Meet the couple launching the first pride event in Ipswich

Jules and Rach, Queerswich

Jules and Rach, co-founders of Ipswich’s first family pride event, chat to us about the process of putting Queerswich together and what they hope this event can represent for both queer and non-queer people in the Ipswich community.

Get to know Jules and Rach

Jules: Rach and I met in 2003 in an online lesbian chat room called the Pink Sofa. I had just moved from Brisbane to Ipswich six months before and Rach was living with her six-year-old son, Liam, in Ascot. We started chatting on a Tuesday night, typing back and forth for hours in a “private room”. We then spoke on the phone on Wednesday night and met at Garuva’s Restaurant in The Valley on the Friday night. Within one week Rach was packing up her little flat and making the move to Ipswich. Did somebody say “lesbian cliché”? We ticked all the boxes!

Rach: Also, it was in the very early days of online dating so it was pretty out there at the time. It took us years to admit to anyone that we’d met online. Now it’s how most people seem to meet. I knew nothing about Ipswich (and probably had some old misconceptions about the place), so no one was more surprised than me when I absolutely fell in love with the place.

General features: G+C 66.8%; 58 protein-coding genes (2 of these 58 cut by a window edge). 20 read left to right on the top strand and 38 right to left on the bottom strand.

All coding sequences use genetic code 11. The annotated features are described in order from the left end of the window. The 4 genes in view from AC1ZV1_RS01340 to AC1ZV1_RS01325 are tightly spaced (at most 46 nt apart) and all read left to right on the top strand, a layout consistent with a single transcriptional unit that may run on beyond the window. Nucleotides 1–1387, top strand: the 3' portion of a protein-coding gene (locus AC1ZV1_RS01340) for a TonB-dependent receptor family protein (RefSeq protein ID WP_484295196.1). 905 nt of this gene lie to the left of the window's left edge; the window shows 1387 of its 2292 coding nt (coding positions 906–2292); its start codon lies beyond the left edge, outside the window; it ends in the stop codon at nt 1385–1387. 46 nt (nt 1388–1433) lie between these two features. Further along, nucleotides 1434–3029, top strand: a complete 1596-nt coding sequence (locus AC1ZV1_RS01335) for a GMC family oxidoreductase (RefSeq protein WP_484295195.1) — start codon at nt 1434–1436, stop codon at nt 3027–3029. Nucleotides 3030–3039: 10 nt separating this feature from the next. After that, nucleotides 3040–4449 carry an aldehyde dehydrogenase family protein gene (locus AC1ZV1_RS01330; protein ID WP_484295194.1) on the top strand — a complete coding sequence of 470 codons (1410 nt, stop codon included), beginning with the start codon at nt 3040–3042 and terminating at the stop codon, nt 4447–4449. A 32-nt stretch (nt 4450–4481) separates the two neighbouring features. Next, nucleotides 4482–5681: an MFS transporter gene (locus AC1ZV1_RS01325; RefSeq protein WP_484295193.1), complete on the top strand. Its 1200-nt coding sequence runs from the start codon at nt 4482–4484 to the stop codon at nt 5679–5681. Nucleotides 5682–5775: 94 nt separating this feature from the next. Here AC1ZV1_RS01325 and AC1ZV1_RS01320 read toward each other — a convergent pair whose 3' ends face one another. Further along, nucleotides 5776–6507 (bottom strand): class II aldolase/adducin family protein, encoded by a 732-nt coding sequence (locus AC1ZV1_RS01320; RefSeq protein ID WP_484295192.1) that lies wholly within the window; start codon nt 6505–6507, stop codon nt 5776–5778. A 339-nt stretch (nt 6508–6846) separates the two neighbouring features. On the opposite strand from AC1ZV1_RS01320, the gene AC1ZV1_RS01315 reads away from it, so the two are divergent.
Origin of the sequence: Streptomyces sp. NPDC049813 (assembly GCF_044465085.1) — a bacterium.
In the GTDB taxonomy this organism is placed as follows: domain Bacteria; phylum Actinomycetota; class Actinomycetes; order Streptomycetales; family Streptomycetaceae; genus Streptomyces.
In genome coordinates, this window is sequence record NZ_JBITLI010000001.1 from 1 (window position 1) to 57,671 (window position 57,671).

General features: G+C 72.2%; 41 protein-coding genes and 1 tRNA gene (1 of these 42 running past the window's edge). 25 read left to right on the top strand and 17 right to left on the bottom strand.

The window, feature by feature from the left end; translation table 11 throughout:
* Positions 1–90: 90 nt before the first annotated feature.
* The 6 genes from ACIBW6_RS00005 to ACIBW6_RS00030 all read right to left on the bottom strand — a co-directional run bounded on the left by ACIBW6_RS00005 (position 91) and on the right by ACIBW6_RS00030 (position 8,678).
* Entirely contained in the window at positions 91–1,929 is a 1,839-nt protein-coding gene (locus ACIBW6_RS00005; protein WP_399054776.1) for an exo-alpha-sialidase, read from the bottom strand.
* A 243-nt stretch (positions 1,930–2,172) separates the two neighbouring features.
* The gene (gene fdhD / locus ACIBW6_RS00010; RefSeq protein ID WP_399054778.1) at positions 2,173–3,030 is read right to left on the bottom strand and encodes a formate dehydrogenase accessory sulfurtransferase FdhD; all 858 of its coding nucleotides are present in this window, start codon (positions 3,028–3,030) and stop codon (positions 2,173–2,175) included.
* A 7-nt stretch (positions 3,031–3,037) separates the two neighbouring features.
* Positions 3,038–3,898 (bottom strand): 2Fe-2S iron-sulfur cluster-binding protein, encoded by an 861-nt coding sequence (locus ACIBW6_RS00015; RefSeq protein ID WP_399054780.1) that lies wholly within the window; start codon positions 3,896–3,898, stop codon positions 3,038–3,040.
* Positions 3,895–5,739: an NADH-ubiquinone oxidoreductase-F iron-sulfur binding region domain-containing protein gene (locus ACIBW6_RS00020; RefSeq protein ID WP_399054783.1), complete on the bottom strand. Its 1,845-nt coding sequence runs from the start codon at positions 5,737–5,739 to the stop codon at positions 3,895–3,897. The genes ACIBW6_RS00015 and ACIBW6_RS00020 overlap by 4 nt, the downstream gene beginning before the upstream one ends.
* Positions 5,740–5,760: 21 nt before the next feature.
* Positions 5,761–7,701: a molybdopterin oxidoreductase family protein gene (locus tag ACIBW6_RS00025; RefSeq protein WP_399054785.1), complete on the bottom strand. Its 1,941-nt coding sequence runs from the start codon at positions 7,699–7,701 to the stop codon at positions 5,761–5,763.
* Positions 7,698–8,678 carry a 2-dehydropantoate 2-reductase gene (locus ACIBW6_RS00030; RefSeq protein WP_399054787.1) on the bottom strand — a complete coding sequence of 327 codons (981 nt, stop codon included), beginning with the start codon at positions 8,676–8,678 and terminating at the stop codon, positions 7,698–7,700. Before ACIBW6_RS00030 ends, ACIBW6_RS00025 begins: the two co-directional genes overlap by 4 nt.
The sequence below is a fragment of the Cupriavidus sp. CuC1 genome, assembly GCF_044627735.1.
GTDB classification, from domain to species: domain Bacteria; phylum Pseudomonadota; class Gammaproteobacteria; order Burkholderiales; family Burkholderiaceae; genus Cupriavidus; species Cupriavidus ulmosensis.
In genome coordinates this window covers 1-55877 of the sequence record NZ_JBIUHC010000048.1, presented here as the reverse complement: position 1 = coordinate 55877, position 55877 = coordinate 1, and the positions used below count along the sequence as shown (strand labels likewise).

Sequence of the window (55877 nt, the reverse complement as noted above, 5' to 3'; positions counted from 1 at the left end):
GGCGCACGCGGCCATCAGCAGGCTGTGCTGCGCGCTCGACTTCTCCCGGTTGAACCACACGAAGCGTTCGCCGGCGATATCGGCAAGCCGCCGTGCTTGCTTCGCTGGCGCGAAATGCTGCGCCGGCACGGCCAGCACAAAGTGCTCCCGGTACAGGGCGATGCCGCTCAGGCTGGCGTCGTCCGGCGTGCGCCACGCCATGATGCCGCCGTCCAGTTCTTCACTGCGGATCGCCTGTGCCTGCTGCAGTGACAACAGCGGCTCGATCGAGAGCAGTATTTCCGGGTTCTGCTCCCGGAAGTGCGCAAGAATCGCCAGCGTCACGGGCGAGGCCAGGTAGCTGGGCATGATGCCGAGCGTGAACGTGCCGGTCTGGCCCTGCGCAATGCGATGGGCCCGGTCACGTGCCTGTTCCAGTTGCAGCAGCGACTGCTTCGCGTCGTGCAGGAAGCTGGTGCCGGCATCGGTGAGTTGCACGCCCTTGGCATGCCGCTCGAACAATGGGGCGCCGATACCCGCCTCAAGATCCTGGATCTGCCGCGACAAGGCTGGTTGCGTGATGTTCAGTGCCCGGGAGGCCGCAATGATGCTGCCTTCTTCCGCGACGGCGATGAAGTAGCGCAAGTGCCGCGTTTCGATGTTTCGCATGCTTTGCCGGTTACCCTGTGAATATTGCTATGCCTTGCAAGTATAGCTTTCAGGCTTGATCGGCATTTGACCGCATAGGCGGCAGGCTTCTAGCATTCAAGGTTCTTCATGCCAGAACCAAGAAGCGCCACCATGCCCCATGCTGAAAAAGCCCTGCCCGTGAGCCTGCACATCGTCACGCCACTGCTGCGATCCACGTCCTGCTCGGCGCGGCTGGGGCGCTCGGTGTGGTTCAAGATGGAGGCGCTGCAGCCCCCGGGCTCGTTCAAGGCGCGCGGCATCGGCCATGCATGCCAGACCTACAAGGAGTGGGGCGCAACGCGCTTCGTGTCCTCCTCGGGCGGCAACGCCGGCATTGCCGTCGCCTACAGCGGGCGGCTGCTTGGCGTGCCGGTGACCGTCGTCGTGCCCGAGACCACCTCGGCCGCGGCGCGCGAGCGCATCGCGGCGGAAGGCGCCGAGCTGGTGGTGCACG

Jules: The last twenty years have flown by. We have lived in several Ipswich suburbs and Rach has had a very successful events and marketing career here, including in Ipswich City Council and now as the West Bremer Radio drive time host. We enjoyed being a part of the Ipswich Grammar School and then Springfield Anglican College communities. And we were also managers of Liam’s Ipswich Cats aussie rules teams and did our stint as scorers for his cricket club and provided many half-time orange slices. 

Rach: Jules has also dedicated her career to working with animals, first with the RAAF and then the RSPCA so over the last 20 years together we’ve fostered about a million cats and dogs!

How did the idea of launching Queerswich come about?